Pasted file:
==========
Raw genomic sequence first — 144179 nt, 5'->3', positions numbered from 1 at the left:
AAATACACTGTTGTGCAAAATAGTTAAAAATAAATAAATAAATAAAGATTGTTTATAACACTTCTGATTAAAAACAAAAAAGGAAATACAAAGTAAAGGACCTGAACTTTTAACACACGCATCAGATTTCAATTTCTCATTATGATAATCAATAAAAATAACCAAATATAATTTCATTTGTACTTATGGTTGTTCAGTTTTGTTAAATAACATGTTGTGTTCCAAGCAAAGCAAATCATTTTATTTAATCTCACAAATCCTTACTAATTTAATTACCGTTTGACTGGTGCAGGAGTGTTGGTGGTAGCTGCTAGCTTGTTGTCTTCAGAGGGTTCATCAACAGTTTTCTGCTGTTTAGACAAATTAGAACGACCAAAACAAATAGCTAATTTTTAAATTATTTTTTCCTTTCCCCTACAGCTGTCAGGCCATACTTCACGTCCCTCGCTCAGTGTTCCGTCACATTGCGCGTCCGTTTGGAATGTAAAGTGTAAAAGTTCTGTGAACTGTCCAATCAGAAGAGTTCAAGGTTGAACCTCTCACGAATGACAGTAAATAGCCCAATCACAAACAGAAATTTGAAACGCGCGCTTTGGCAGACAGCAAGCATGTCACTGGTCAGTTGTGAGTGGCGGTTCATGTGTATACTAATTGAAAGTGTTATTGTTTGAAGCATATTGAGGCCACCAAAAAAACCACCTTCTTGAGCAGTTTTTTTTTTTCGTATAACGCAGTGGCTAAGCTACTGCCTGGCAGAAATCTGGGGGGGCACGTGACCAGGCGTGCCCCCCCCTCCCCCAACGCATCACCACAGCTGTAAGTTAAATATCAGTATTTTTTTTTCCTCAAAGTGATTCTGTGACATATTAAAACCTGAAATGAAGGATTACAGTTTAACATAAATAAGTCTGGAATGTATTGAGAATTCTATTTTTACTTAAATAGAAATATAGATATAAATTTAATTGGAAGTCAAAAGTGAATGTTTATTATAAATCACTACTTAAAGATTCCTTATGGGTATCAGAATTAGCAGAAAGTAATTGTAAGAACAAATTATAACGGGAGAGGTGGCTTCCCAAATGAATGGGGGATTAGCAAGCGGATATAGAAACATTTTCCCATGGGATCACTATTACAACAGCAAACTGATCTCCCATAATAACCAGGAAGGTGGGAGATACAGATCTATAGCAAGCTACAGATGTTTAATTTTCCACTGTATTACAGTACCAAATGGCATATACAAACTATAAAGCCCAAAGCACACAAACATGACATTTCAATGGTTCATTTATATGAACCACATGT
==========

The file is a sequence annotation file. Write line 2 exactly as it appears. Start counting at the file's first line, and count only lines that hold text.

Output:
AAATACACTGTTGTGCAAAATAGTTAAAAATAAATAAATAAATAAAGATTGTTTATAACACTTCTGATTAAAAACAAAAAAGGAAATACAAAGTAAAGGACCTGAACTTTTAACACACGCATCAGATTTCAATTTCTCATTATGATAATCAATAAAAATAACCAAATATAATTTCATTTGTACTTATGGTTGTTCAGTTTTGTTAAATAACATGTTGTGTTCCAAGCAAAGCAAATCATTTTATTTAATCTCACAAATCCTTACTAATTTAATTACCGTTTGACTGGTGCAGGAGTGTTGGTGGTAGCTGCTAGCTTGTTGTCTTCAGAGGGTTCATCAACAGTTTTCTGCTGTTTAGACAAATTAGAACGACCAAAACAAATAGCTAATTTTTAAATTATTTTTTCCTTTCCCCTACAGCTGTCAGGCCATACTTCACGTCCCTCGCTCAGTGTTCCGTCACATTGCGCGTCCGTTTGGAATGTAAAGTGTAAAAGTTCTGTGAACTGTCCAATCAGAAGAGTTCAAGGTTGAACCTCTCACGAATGACAGTAAATAGCCCAATCACAAACAGAAATTTGAAACGCGCGCTTTGGCAGACAGCAAGCATGTCACTGGTCAGTTGTGAGTGGCGGTTCATGTGTATACTAATTGAAAGTGTTATTGTTTGAAGCATATTGAGGCCACCAAAAAAACCACCTTCTTGAGCAGTTTTTTTTTTTCGTATAACGCAGTGGCTAAGCTACTGCCTGGCAGAAATCTGGGGGGGCACGTGACCAGGCGTGCCCCCCCCTCCCCCAACGCATCACCACAGCTGTAAGTTAAATATCAGTATTTTTTTTTCCTCAAAGTGATTCTGTGACATATTAAAACCTGAAATGAAGGATTACAGTTTAACATAAATAAGTCTGGAATGTATTGAGAATTCTATTTTTACTTAAATAGAAATATAGATATAAATTTAATTGGAAGTCAAAAGTGAATGTTTATTATAAATCACTACTTAAAGATTCCTTATGGGTATCAGAATTAGCAGAAAGTAATTGTAAGAACAAATTATAACGGGAGAGGTGGCTTCCCAAATGAATGGGGGATTAGCAAGCGGATATAGAAACATTTTCCCATGGGATCACTATTACAACAGCAAACTGATCTCCCATAATAACCAGGAAGGTGGGAGATACAGATCTATAGCAAGCTACAGATGTTTAATTTTCCACTGTATTACAGTACCAAATGGCATATACAAACTATAAAGCCCAAAGCACACAAACATGACATTTCAATGGTTCATTTATATGAACCACATGT